Delivery Effectiveness & Baseball

Slalom Consultant Carl Manello

Carl Manello is the Practice Director for Slalom’s Delivery Effectiveness solutions. He is based in Chicago and enjoys bringing actionable, tactical solutions to his clients to help them improve their delivery.

Baseball is drama with an endless run and an ever-changing cast
Joe Garagiola, MLB Catcher and TV announcer

The effective delivery of projects is also an endless drama with an equally tumultuous turnover in players. This is my second blog comparing baseball and the world of delivery. In my first blog on this topic, I compared consultants to coaches. In this entry, I’m comparing the growth and development of project managers to that of baseball players. Specifically, I’m looking at the parallels between PM’s and young ball players in their development.

Little League
When children start out playing baseball, we coaches work to ensure that everyone gets equal playing time. We also are focused on teaching the game and therefore try to have all the kids play in each position in the field. When the players have very little experience, this strategy of equality sometimes backfires. Little Johnny really has no clue how to pitch, and putting him in the game will hurt the team’s chances of winning. However, to offset that down side, we must remember that in their early baseball career, skills are being developed, rules are being learned, and teamwork is being learned.  It’s not about the Win.

As players get older, coaches become a bit less altruistic in their assignment of defensive positions. Players begin to specialize. The games become more competitive. Betsy is clearly the best short stop, but that doesn’t mean the coach can place her at first base (nor would that help the team!). She doesn’t know that position as well. Even with the best intentions of the coaches, inequity creeps in. Coaches start to recognize how their players are developing and they begin to give the toughest assignments to those that are most capable. However, there is still room for the learner. Since some positions see less action, a less capable fielder can still be ‘hidden’ in a position that potentially may cause less damage.

At the Junior High and High School level, the importance of specialization for defensive positions is more evident than ever. There is less and less tolerance for a player that won’t commit to doing the work that is required to raise their skills. The game is still about having fun and learning, but the competitiveness is higher. At this level, it is important that everyone bring their ‘A’ game, try their best, and work at improving their capabilities. There is nowhere left to ‘hide’ a weaker player in the field. Every position sees action; every position is important; everyone contributes to the team’s success.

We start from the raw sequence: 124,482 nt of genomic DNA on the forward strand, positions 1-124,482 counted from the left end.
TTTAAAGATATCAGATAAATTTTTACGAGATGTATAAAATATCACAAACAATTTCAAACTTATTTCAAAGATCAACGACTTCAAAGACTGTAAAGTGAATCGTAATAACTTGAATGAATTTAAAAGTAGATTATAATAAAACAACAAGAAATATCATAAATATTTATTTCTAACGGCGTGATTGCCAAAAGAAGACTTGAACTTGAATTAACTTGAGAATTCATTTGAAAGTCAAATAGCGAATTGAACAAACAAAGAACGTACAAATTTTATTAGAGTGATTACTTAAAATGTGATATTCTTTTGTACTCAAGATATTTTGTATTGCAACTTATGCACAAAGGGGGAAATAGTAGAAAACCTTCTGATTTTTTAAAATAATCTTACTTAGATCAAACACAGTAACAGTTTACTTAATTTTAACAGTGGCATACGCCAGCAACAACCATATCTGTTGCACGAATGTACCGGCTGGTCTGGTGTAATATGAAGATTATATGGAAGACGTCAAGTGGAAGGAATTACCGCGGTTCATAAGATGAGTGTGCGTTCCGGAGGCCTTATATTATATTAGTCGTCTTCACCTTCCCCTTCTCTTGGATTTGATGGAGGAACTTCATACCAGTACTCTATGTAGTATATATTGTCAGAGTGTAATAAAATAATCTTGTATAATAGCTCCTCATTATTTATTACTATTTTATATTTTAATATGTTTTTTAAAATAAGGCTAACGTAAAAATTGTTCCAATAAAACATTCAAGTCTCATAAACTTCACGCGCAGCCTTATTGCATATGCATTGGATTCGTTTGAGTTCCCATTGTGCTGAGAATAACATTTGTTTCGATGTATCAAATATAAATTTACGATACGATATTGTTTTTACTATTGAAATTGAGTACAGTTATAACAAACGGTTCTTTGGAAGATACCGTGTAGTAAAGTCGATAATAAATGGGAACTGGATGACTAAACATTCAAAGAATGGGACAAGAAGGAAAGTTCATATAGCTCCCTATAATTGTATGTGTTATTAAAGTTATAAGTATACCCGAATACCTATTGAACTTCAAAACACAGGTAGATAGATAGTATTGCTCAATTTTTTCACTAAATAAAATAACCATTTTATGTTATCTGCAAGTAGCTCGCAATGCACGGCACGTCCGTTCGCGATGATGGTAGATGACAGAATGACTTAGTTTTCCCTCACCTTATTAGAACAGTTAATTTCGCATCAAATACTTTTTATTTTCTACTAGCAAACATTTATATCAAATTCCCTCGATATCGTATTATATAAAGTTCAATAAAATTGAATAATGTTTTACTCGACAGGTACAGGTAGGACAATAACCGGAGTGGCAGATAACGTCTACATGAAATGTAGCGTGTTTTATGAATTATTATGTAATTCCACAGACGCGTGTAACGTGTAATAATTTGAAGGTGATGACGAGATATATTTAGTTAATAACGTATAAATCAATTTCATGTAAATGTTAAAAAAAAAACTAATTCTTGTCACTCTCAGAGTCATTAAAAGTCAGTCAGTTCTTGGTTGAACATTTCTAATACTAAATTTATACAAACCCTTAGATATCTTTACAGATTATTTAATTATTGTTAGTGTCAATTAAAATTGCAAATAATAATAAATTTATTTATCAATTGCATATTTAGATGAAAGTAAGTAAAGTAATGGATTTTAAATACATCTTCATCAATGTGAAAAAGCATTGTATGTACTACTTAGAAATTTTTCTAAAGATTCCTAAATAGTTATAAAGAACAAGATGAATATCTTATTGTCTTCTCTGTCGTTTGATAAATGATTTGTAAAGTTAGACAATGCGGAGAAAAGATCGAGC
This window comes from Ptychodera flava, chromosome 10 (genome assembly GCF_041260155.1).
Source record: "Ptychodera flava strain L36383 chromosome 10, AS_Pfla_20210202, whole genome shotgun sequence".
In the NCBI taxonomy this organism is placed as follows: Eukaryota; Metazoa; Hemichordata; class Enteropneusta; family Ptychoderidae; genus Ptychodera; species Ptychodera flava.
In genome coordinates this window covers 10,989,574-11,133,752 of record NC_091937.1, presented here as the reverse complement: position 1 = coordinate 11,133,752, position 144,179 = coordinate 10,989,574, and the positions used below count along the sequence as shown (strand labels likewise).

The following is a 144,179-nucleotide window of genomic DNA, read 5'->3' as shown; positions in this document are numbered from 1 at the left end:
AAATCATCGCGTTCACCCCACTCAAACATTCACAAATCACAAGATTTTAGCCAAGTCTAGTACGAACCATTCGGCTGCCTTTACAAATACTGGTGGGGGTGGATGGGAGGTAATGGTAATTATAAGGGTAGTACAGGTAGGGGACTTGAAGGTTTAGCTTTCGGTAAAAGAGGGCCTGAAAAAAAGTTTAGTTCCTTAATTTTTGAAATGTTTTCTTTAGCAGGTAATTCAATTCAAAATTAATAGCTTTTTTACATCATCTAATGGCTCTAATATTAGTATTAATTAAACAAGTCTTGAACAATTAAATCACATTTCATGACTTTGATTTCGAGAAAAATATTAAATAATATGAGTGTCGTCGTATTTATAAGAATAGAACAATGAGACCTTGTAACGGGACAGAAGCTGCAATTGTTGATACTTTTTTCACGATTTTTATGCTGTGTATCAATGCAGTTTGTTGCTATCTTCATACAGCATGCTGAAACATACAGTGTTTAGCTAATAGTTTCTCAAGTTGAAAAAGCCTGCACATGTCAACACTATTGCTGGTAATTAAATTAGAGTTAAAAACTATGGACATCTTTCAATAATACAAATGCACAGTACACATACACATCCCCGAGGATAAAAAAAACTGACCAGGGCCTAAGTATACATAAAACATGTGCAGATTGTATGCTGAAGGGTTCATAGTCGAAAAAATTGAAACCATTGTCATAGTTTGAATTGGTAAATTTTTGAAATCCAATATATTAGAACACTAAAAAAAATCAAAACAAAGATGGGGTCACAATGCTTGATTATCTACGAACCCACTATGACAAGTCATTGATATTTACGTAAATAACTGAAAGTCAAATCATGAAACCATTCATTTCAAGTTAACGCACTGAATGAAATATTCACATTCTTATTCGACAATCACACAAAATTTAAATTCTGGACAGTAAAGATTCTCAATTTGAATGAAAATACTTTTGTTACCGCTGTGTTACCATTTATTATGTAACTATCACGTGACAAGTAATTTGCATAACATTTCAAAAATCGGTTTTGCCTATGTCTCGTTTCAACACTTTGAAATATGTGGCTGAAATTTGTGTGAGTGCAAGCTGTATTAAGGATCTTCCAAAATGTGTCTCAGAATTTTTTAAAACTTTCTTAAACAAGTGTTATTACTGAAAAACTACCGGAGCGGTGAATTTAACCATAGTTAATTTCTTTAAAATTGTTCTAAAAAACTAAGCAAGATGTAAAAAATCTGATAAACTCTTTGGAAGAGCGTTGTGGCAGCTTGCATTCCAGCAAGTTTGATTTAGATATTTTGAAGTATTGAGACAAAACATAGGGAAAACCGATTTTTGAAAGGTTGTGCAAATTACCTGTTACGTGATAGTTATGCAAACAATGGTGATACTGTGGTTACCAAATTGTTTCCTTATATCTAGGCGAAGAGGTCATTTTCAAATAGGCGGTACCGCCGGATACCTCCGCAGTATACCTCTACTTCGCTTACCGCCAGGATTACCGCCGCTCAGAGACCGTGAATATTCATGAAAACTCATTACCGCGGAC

Project Manager League
At the entry levels of project management, everyone can play with a set of general PM skills. And for those with a few years of experience under their belt, managing small projects is easy without the need to have developed specialized skills. As PMs get more experienced, they start to hone their skills. They are able to run both small and medium sized initiatives and can do so with less oversight. However, with the growing complexity and increased business value of projects, it begins to get more difficult to ‘hide’ an inexperienced or less capable project manager. All projects should have an ‘A’ player.

At the large project and program level, the importance of a project manager as a professionally skilled resource becomes even more apparent. While subject matter expertise is always helpful for managing an initiative, the capabilities and talents provided by a professional PM cannot be supplanted by other team members. On the other hand, subject matter expertise can always be leveraged from others on the team.

So, as the cast of your project manager ranks turns over during the ‘endless run’ of providing value within your company, it is important to clearly establish:

  • Guiding principles for all PMs (regardless of level)–rules of the game tailored for the way YOU deliver.
  • Core capabilities and competencies that you want all of your PM’s to master. It’s not as simple as just “hit, catch and throw” anymore.  Capabilities should be tailored to role and level.
  • Career path–how to evolve and develop at the company in the PM role…or into other applicable roles. Like the farm system in MLB, where players stay with one club, grow from the feeder teams to the ‘big show’…and even move to a non-player role in the front or back office. PM’s should grow from the ‘minors’ (small projects), the ‘majors’ (large projects and programs), and even evolve into non-delivery specific roles (business relationship managers).

Resource optimization is not easy. It takes time and effort and a plan. And that long term plan for the development of your resources is critical. Don’t just treat PMs as disposable resources. Plan what you want from your PMs. Plan how they can grow and develop. In the immortal words of NY Yankees manager Yogi Berra, “You’ve got to be very careful if you don’t know where you are going, because you might not get there.”

About Carl M. Manello
I am Slalom Consulting's Practice Lead for Delivery Effectiveness. I work to support organizations' capability and delivery maturity -- not just IT organizations -- so that their initiatives run more predictably, efficiently and provide the best results.

2 Responses to Delivery Effectiveness & Baseball

  1. Cathleen Holmes says:

    Great blog and very true.. Yogi quote reminds me of Covey quote “If the ladder is not leaning against the right wall, every step we take just gets us to the wrong place faster”. Stephen R. Covey

  2. Tosha Perkins says:

    Well said Carl! Thanks for sharing!

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